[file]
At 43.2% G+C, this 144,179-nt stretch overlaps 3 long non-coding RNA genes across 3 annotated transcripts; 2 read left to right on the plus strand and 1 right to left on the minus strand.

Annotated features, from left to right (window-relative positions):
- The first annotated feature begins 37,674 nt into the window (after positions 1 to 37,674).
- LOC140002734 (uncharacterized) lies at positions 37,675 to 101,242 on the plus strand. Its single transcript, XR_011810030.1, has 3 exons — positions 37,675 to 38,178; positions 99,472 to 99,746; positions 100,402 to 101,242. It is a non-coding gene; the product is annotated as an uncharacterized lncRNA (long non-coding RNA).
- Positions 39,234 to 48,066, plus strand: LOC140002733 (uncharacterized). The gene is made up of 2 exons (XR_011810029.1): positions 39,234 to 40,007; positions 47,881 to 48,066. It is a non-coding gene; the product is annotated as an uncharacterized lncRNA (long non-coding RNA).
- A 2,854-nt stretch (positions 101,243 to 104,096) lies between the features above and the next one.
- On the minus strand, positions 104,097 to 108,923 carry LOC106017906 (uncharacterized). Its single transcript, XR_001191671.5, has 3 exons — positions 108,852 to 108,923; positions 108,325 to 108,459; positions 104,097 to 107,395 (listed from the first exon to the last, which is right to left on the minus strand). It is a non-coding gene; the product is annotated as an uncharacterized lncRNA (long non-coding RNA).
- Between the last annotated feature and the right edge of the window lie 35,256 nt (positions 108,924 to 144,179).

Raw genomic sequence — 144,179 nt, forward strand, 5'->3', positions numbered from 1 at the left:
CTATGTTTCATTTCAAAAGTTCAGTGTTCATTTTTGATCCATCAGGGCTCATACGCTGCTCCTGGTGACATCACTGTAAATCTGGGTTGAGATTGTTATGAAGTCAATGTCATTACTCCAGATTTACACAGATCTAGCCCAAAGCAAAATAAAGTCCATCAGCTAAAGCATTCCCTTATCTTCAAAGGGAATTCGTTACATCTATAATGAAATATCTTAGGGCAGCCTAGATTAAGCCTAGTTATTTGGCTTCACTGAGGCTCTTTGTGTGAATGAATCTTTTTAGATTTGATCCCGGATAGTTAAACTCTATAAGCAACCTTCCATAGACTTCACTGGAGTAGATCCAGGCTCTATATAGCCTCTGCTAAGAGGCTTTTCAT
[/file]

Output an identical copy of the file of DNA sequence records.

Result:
At 43.2% G+C, this 144,179-nt stretch overlaps 3 long non-coding RNA genes across 3 annotated transcripts; 2 read left to right on the plus strand and 1 right to left on the minus strand.

Annotated features, from left to right (window-relative positions):
- The first annotated feature begins 37,674 nt into the window (after positions 1 to 37,674).
- LOC140002734 (uncharacterized) lies at positions 37,675 to 101,242 on the plus strand. Its single transcript, XR_011810030.1, has 3 exons — positions 37,675 to 38,178; positions 99,472 to 99,746; positions 100,402 to 101,242. It is a non-coding gene; the product is annotated as an uncharacterized lncRNA (long non-coding RNA).
- Positions 39,234 to 48,066, plus strand: LOC140002733 (uncharacterized). The gene is made up of 2 exons (XR_011810029.1): positions 39,234 to 40,007; positions 47,881 to 48,066. It is a non-coding gene; the product is annotated as an uncharacterized lncRNA (long non-coding RNA).
- A 2,854-nt stretch (positions 101,243 to 104,096) lies between the features above and the next one.
- On the minus strand, positions 104,097 to 108,923 carry LOC106017906 (uncharacterized). Its single transcript, XR_001191671.5, has 3 exons — positions 108,852 to 108,923; positions 108,325 to 108,459; positions 104,097 to 107,395 (listed from the first exon to the last, which is right to left on the minus strand). It is a non-coding gene; the product is annotated as an uncharacterized lncRNA (long non-coding RNA).
- Between the last annotated feature and the right edge of the window lie 35,256 nt (positions 108,924 to 144,179).

Raw genomic sequence — 144,179 nt, forward strand, 5'->3', positions numbered from 1 at the left:
CTATGTTTCATTTCAAAAGTTCAGTGTTCATTTTTGATCCATCAGGGCTCATACGCTGCTCCTGGTGACATCACTGTAAATCTGGGTTGAGATTGTTATGAAGTCAATGTCATTACTCCAGATTTACACAGATCTAGCCCAAAGCAAAATAAAGTCCATCAGCTAAAGCATTCCCTTATCTTCAAAGGGAATTCGTTACATCTATAATGAAATATCTTAGGGCAGCCTAGATTAAGCCTAGTTATTTGGCTTCACTGAGGCTCTTTGTGTGAATGAATCTTTTTAGATTTGATCCCGGATAGTTAAACTCTATAAGCAACCTTCCATAGACTTCACTGGAGTAGATCCAGGCTCTATATAGCCTCTGCTAAGAGGCTTTTCAT